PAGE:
March 18, 2007

Julie Amero

I remember hearing about this teacher recently, but only in passing. I did not realize this case was so bad.

In short: a substitute teacher is facing up to 40 years in prison for exposing some school children to internet pornography. Except that the evidence is lacking, her defense attorney appears to have been unprepared, the prosecution experts voiced outright falsehoods, and everyone involved seemed to be incredibly ignorant about the World Wide Web and how browsers work.

There is a distinct possibility that what happened to this woman is that she got flustered trying to close browser windows which popped up unbidden while students were looking at a hair care related website. I know I’ve seen this sort of thing happen before, and in my experienced opinion the prosecution did not sufficiently show that this is not what happened to her. In other words, there is a plausible and likely explanation for what happened, but she was convicted anyhow. She awaits sentencing on the 29th of March.

Thanks, Chuck, for brining this to my attention. This sort of miscarriage of justice is infuriating because any of us could be the victim of ignorance. It’s the sort of thing we used to discuss back in college. One implication of technology is that people who do not understand technology will be in a position to create and interpret laws which affect the people who use that technology. This is a prime example of the dangers of ignorance.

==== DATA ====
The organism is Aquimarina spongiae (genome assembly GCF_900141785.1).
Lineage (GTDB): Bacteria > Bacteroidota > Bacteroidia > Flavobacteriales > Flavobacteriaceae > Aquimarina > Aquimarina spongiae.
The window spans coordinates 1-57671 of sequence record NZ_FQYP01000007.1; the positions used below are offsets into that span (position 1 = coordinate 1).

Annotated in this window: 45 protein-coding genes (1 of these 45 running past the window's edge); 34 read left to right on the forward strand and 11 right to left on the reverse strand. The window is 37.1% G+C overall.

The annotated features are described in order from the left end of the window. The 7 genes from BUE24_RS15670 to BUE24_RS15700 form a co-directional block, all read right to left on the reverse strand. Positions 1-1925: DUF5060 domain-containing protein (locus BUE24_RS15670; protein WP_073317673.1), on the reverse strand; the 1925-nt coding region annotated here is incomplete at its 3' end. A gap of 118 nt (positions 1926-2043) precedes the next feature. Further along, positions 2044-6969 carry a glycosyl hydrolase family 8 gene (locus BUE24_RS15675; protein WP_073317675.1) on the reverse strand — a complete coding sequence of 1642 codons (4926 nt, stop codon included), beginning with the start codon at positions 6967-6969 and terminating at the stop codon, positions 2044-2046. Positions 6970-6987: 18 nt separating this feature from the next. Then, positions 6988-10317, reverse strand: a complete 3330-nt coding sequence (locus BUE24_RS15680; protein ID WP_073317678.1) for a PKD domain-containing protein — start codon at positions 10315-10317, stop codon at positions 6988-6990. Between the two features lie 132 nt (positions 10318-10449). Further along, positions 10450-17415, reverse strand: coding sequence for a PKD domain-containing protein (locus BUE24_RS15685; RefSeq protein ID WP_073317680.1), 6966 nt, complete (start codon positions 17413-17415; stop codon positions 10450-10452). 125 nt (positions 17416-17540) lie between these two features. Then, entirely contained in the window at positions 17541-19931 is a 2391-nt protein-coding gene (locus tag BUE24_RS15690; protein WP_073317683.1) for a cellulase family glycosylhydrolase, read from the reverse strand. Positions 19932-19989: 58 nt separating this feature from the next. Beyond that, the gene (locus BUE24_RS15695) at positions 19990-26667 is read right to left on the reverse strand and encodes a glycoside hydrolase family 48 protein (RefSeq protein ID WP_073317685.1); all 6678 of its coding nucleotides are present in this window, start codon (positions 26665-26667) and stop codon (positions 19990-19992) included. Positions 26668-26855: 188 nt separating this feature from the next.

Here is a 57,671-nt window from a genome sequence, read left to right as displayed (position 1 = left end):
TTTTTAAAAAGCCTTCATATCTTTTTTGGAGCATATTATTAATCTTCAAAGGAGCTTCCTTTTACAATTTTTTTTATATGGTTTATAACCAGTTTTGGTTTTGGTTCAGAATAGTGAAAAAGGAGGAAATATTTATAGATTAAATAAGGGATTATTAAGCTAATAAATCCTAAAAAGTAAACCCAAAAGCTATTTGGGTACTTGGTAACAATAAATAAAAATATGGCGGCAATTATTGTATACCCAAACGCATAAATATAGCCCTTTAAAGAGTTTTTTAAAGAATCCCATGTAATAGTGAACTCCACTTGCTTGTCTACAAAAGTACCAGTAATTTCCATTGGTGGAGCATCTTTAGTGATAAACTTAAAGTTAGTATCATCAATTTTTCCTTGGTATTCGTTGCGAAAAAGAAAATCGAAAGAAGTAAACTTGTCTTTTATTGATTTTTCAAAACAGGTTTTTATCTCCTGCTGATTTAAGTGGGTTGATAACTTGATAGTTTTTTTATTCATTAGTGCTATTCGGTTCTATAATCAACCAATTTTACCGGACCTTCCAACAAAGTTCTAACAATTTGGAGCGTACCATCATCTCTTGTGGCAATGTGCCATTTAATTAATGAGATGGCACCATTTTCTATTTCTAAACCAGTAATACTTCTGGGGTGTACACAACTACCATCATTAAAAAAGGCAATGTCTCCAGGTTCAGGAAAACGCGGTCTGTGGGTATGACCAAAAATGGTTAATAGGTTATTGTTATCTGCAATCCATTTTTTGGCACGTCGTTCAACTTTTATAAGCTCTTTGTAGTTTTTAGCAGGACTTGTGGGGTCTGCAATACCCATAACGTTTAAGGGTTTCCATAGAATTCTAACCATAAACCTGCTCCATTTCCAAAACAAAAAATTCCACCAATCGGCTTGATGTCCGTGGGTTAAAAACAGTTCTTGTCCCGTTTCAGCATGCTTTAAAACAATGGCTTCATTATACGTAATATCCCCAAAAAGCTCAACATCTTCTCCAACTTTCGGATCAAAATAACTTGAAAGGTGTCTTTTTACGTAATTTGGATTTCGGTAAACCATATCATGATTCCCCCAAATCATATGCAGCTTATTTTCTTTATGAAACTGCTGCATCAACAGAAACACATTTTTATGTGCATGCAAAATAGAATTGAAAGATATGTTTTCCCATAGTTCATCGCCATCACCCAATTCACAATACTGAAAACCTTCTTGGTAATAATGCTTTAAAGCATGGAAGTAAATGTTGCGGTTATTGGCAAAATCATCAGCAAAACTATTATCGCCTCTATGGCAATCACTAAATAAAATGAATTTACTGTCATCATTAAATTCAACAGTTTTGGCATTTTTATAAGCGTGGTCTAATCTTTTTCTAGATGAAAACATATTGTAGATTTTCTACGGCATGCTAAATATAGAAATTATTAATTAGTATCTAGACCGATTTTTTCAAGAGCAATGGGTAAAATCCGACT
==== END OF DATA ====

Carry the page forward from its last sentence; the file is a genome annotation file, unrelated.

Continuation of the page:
I assume that Ms. Amero is innocent since there is a distinct lack of proof to the contrary. I also agree with Chuck that, even assuming she is guilty, 40 years would be an extreme sentence.

Posted by James at March 18, 2007 11:07 AM
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Comments

It doesn't help that her lawyer wasn't particularly effective.

Posted by: julie at March 18, 2007 1:46 PM

It seems ridiculous that she didn't try to turn the monitor off or unplug the computer. However, having worked in computer labs I am not surprised when people tell me they didn't think to do X, Y, or Z.

I have seen people try to use a desktop computer when the power was out in a building (and this was in the day before laptops). I've seen people fold a floppy disk in half and shove it in a drive. I've seen some unbelievable stuff that people thought was reasonable.

Posted by: James at March 18, 2007 4:57 PM

It's been cited in several stories that, since she was a sub, another teacher had come in the room, logged the computer on, and told her in no uncertain terms was she to turn the computer off. (Probably because he didn't want to come in and turn it on again.)

As far as turning off the monitor, I was sick in bed the other day and asked my lovely-but-luddite husband to turn off the monitor on my computer. He thought it was the big circle that says "Dell" on the tower and didn't know why the light was still glowing, but didn't want to mess around with other buttons and "break the computer."

Of course, it was only a few years ago I was a computer trainer and when I told the class to put their mouse on the "Start" button, one woman lifted up the mouse and physically placed it on the lower-left hand corner of the screen...

Posted by: mjfrombuffalo at March 18, 2007 5:35 PM

It's an interesting combination, this trial. They lack understanding of what's going on and at the same time assume she should have known another way to deal with the problem.

Posted by: James at March 18, 2007 5:53 PM